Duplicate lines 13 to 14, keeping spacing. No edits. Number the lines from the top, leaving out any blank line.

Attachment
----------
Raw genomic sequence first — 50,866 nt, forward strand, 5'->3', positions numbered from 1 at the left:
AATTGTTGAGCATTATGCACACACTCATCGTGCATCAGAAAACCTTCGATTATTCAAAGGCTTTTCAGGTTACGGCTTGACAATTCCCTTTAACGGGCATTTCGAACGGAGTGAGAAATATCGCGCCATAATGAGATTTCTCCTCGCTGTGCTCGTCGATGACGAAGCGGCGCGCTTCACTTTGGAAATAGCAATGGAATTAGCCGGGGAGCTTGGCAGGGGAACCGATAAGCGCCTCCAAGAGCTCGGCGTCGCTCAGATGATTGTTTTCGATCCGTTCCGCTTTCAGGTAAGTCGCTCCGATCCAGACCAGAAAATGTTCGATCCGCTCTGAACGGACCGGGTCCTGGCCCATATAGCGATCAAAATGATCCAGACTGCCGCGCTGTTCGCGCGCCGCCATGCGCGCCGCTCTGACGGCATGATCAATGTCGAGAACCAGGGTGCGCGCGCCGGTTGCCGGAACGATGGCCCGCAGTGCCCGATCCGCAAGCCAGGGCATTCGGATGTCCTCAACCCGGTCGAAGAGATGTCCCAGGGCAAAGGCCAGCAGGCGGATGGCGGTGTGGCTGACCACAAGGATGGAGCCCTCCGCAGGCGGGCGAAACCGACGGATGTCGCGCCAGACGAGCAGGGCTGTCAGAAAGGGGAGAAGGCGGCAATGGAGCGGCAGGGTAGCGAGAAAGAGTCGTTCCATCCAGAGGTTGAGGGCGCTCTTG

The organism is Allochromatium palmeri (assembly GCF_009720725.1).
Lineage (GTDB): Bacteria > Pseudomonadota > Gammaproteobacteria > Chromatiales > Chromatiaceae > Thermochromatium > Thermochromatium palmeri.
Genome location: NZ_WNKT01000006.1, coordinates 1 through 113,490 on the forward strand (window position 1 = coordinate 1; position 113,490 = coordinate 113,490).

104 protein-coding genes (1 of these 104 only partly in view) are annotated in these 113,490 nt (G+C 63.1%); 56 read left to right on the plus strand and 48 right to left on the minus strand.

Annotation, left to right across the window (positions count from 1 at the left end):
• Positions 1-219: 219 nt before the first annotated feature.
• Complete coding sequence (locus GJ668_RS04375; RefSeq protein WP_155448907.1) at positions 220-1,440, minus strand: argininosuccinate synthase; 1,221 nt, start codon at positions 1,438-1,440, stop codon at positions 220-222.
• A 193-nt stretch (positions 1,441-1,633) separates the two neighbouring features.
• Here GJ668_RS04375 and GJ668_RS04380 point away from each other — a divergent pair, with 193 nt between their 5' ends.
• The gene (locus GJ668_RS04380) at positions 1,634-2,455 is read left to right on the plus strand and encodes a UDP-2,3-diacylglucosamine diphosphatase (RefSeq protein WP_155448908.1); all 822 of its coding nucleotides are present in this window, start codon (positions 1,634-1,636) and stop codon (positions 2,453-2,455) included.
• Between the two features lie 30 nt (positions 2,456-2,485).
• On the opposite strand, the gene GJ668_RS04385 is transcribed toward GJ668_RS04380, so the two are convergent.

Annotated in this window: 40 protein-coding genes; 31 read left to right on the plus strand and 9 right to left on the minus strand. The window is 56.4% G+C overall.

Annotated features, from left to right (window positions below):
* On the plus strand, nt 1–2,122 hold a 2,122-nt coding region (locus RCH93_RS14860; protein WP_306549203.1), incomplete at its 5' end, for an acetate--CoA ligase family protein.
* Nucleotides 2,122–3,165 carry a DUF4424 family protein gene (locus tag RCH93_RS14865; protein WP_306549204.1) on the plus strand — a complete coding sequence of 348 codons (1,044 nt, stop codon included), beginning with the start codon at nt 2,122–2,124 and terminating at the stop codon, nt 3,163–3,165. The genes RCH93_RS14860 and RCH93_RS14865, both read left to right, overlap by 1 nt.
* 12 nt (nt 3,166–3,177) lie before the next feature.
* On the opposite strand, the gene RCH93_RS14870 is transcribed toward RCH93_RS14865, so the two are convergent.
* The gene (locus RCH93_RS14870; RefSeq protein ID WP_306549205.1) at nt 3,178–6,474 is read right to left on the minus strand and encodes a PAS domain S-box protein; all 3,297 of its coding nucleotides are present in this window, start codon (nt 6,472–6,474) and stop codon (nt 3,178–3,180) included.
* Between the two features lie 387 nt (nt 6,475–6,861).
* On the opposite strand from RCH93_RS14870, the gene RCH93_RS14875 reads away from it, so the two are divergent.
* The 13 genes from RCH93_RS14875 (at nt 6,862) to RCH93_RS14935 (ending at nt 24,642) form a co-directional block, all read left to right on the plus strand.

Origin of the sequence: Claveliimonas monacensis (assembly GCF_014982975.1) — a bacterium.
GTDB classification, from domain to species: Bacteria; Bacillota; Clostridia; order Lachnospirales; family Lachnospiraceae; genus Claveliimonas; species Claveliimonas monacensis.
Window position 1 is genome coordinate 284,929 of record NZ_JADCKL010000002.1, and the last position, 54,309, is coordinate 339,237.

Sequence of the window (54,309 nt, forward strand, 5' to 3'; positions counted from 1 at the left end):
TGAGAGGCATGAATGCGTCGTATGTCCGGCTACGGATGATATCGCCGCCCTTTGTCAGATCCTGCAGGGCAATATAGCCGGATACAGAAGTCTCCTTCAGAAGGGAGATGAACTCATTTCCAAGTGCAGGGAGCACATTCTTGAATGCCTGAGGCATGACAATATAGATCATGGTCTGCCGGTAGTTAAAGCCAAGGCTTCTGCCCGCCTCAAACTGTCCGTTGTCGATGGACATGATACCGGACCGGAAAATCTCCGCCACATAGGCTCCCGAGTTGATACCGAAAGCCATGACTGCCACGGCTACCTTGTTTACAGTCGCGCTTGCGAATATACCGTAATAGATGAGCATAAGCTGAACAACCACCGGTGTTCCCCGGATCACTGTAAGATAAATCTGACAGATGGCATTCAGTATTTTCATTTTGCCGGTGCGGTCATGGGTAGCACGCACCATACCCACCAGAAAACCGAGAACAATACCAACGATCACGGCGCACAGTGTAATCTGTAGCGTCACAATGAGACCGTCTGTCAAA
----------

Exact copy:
• Between the two features lie 30 nt (positions 2,456-2,485).
• On the opposite strand, the gene GJ668_RS04385 is transcribed toward GJ668_RS04380, so the two are convergent.